Main content

Rebecca Morse ’93

Curating an exhibition leads to career in major museum.

Rebecca (Hedjuk) Morse ’93 (art history) cites a class with Paul Kaplan, a professor of art history, that piqued her interest in the way communities were represented in art by other communities.

For her senior project, she spent a year preparing an exhibition that was mounted at the Neuberger Museum of Art. Dismantling Stereotypes: Images of Native Americans Past and Present explored the way in which Native American communities were represented by outsiders and how they pictured themselves.

With no curatorial experience, she worked with every museum department to research, plan, and execute the exhibition, including visiting artists’ studios to select work, securing the loan of the artworks, producing a brochure, planning educational programs, and hanging the show.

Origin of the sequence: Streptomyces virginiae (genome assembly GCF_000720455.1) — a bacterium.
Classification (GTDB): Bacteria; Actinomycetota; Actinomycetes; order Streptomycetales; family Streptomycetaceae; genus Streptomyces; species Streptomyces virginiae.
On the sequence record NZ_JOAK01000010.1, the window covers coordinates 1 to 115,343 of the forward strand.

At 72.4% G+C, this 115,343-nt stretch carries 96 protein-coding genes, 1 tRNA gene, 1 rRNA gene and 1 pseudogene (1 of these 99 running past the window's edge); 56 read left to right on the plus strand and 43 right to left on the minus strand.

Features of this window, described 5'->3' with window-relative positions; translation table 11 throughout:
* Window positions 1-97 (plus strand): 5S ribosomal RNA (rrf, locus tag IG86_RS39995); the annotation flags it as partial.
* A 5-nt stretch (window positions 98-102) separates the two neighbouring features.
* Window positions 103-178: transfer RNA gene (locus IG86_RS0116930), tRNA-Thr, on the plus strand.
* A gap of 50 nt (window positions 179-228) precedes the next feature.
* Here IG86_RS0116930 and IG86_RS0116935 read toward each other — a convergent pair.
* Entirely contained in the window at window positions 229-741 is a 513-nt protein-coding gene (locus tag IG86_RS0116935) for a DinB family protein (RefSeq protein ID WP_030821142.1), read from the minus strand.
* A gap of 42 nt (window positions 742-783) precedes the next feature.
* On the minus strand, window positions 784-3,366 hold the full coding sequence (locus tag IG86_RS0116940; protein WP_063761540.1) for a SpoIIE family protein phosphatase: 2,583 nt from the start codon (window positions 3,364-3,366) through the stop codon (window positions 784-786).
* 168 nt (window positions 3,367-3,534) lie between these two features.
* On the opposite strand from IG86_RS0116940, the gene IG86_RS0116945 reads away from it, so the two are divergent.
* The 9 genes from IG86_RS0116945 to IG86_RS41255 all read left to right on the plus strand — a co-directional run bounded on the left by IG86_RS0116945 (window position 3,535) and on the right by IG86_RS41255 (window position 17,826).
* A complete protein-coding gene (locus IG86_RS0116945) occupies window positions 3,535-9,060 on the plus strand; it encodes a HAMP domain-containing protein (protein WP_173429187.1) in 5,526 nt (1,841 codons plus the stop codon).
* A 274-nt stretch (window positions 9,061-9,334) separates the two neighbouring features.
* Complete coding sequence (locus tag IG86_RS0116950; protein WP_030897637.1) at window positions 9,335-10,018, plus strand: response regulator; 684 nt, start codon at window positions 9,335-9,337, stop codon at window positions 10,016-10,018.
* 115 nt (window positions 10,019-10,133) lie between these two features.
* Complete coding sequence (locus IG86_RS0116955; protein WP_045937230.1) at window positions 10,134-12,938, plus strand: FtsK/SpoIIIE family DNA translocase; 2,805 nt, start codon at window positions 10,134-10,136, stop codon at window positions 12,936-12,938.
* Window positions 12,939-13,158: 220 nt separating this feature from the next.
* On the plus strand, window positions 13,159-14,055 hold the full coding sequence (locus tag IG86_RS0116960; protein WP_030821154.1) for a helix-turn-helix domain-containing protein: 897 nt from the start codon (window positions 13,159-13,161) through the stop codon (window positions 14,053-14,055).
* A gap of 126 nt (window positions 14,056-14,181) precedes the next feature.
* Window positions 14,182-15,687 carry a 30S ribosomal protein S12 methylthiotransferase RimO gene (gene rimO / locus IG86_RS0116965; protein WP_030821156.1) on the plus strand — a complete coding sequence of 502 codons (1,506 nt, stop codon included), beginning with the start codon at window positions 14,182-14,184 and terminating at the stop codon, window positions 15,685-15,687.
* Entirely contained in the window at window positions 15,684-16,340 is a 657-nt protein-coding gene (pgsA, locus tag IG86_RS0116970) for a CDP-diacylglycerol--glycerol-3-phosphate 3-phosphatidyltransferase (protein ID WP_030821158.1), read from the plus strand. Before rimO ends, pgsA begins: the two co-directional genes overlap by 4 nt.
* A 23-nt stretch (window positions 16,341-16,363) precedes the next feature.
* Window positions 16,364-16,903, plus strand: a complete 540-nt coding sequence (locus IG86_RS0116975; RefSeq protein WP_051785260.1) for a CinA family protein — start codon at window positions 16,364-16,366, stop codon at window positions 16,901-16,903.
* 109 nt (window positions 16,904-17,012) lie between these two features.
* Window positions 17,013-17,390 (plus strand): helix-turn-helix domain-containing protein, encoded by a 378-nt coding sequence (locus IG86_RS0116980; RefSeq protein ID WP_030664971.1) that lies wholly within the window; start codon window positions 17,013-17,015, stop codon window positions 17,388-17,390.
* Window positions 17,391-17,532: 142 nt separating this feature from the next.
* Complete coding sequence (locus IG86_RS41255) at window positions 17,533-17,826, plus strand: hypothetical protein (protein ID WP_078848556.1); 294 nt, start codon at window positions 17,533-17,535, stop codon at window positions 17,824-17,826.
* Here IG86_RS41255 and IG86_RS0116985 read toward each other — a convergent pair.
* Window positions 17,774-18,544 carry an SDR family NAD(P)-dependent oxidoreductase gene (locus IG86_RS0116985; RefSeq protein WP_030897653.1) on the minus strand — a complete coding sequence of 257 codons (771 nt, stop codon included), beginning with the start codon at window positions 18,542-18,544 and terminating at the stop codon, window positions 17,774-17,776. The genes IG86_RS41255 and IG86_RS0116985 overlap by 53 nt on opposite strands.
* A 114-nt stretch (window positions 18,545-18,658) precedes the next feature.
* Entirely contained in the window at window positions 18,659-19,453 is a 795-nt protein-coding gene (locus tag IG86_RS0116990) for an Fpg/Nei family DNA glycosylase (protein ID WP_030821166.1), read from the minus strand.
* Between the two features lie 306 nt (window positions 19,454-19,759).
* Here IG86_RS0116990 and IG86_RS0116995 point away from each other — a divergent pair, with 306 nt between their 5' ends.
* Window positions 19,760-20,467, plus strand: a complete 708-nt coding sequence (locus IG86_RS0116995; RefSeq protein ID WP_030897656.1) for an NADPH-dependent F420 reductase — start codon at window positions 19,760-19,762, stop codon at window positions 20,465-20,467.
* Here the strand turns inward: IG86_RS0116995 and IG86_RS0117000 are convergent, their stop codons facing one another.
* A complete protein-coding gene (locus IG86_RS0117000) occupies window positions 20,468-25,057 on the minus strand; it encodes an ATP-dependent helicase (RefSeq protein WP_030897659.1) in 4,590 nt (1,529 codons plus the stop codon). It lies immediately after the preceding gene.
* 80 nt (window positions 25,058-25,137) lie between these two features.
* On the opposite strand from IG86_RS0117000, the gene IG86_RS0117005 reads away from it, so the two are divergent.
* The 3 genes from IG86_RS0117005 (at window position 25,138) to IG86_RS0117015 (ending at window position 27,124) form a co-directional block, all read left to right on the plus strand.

“It was an amazing experience. The Neuberger is a teaching institution and everybody was really interested and helpful,” she recalls. The experience not only showed her all the ways available to participate in museum work, it left her feeling confident and proud.

“It was very professional. I attended meetings at 9 o’clock in the morning and I remember how everyone was impressed,” she says, laughing. “That was really meaningful and stuck with me. It gave me a lot of confidence that I could be a professional even at that young age.”

Morse is curator of The Wallis Annenberg Photography Department of The Los Angeles County Museum of Art where she rose through the curatorial ranks beginning in 2013. Prior to her time at LACMA, Morse had been an associate curator at Los Angeles’ Museum of Contemporary Art.